The 'Secret Weapon' Of The Spider-Verse Movies, According To Director Peter Ramsey

If you've ever wondered why so many superhero movies suddenly seem obsessed with the concept of multiverses these days, from "Doctor Strange in the Multiverse of Madness" to the upcoming time-travel hijinks of "The Flash," you can thank "Spider-Man: Into the Spider-Verse." Although undeniably a staple of countless comic book storylines in decades past, both Marvel and DC included, it took until the breakthrough success of the animated film and its cavalcade of Spidey-themed characters for everyone to sit up and realize how much potential this mode of storytelling contains.

Few know that better than "Spider-Verse" co-director Peter Ramsey, who (along with Bob Persichetti and Rodney Rothman) helped turn the impossibly complicated and ambitious film into a runaway success — one that almost certainly played a significant role in essentially turning the same concept into live-action with "Spider-Man: No Way Home." /Film's Rafael Motamayor recently had the opportunity to speak with the director in this wide-ranging interview, timed for the release of Ramsey's new Netflix series "Lost Ollie."

In their conversation, the filmmaker addressed the multiversal madness that has sprung up in the wake of "Spider-Verse" and how that might affect ongoing development of the sequel, "Spider-Man: Across the Spider-Verse." His answer is as revealing as it is refreshingly simple.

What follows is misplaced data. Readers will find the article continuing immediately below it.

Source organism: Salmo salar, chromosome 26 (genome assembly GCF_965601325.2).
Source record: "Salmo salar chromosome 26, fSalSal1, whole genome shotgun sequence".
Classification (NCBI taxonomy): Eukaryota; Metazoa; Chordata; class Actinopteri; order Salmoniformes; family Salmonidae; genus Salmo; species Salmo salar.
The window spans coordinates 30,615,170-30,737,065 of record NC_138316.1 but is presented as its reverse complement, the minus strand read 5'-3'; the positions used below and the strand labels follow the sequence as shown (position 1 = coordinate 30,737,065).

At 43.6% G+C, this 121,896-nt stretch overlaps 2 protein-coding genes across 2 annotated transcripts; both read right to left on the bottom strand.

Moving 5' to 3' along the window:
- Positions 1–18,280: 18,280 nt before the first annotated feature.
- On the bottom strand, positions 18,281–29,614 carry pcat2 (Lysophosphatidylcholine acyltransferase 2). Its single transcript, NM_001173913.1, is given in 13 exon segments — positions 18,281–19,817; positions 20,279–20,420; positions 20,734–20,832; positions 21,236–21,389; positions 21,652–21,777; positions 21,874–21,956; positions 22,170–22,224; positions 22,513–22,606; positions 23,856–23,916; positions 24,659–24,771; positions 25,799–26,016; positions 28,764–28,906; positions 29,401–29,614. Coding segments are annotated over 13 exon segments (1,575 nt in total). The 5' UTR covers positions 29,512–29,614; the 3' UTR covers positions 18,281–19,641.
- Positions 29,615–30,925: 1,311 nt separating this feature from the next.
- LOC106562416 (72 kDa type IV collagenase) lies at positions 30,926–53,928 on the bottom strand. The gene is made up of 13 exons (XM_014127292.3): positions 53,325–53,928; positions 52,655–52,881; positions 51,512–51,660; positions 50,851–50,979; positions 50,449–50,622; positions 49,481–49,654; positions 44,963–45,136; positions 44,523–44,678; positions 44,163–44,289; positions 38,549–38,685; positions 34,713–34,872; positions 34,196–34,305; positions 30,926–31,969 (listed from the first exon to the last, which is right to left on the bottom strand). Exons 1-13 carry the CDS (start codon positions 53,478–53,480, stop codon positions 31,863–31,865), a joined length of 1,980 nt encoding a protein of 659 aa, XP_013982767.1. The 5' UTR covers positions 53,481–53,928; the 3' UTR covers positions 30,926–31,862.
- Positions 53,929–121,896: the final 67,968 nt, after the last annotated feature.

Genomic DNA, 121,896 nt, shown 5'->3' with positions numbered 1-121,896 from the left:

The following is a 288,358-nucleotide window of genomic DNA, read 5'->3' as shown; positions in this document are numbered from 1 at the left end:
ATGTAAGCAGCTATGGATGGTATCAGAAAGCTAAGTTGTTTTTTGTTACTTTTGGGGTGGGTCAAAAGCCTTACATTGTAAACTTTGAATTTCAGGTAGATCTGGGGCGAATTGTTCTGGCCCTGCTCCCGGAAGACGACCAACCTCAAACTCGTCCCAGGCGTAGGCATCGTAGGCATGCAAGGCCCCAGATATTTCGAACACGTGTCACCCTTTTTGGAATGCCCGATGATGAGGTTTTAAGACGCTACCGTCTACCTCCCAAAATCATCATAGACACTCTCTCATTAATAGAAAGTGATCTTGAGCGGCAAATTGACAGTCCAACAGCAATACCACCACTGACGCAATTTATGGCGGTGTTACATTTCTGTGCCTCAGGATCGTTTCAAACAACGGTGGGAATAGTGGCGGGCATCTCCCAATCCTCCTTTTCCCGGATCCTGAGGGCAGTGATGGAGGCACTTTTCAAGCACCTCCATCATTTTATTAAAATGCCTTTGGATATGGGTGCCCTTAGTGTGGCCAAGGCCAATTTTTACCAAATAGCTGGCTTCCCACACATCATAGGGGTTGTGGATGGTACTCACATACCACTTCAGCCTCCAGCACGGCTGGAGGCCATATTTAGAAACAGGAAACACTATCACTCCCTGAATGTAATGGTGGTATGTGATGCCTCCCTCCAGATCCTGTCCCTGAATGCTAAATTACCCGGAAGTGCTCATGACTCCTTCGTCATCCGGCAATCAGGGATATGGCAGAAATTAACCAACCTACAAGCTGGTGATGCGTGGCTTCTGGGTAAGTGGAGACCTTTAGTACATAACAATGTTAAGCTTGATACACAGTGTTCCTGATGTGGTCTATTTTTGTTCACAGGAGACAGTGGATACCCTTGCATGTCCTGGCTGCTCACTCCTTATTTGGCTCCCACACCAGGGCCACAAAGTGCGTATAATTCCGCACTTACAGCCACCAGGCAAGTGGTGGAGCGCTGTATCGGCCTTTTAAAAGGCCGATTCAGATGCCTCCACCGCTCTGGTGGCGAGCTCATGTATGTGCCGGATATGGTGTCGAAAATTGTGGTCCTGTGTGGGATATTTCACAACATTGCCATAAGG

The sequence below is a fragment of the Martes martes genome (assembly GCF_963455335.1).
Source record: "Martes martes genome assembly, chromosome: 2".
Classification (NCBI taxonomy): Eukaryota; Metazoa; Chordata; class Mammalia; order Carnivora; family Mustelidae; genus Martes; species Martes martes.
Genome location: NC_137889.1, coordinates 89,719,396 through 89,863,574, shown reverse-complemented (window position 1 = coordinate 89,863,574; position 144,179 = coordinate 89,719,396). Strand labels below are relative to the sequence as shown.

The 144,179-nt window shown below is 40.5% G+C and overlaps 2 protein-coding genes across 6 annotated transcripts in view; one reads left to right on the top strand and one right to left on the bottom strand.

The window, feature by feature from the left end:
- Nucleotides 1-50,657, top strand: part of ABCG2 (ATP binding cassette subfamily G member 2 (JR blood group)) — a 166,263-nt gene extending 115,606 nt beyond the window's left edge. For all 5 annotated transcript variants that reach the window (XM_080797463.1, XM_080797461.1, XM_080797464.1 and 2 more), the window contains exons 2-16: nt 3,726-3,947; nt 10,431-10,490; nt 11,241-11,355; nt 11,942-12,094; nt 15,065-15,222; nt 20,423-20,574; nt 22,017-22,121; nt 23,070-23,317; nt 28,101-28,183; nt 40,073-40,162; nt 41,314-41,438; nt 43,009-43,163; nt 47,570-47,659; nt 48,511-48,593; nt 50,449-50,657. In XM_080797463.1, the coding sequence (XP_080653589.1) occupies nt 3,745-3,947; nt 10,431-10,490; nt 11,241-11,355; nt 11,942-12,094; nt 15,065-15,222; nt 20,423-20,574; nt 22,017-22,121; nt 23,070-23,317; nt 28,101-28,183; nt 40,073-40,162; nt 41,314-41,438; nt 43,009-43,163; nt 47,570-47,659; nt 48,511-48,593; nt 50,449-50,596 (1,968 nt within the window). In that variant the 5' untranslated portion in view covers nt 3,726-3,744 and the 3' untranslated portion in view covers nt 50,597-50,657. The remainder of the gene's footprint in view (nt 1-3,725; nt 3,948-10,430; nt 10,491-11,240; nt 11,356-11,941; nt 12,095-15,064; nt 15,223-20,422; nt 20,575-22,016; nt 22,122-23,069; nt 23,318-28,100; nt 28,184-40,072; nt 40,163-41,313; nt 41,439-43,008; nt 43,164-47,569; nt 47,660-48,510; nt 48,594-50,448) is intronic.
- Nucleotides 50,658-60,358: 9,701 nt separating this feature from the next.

'A real continuation and deepening of Miles' story'

"Into the Spider-Verse" boasts some unbelievably gorgeous animation ripped right from the pages of the comics, a plethora of entertaining side characters with motivations and interiority of their own, and a killer soundtrack that had audiences humming songs like "Sunflower" for weeks afterward. But above it all, Peter Ramsey singles out one particularly crucial element that drew audiences back to this animated film again and again and again. Although the director has stepped back into an executive producing role for the sequel, he has high hopes for what "Across the Spider-Verse" can accomplish ... provided it follows the same winning formula as the original movie.

According to Ramsey:

"I think the first 'Spider-Verse,' the thing that audiences really fell in love with was Miles. And I think, without saying too much about what's happening in the new one, which is going to be super cool, you're going to see a real continuation and deepening of Miles' story. And I think, just the notion that you're going to see all this fantastical stuff, and there's a lot about the multiverse still to come, but the idea that you're experiencing it with and through Miles, I think, is the secret weapon of the 'Spider-Verse' movies. And as long as they stick to that, it'll be great."

As much otherworldly fun as the multiverse allows storytellers to play around with, here's a great reminder that the best stories are often — at their very core — the simplest, as well. "Spider-Verse" wouldn't work without the attention to detail given to Miles' arc, from a self-doubting underachiever to a full-fledged superhero in his own right.

Be sure to check out Rafael Motamayor's full interview with Ramsey here.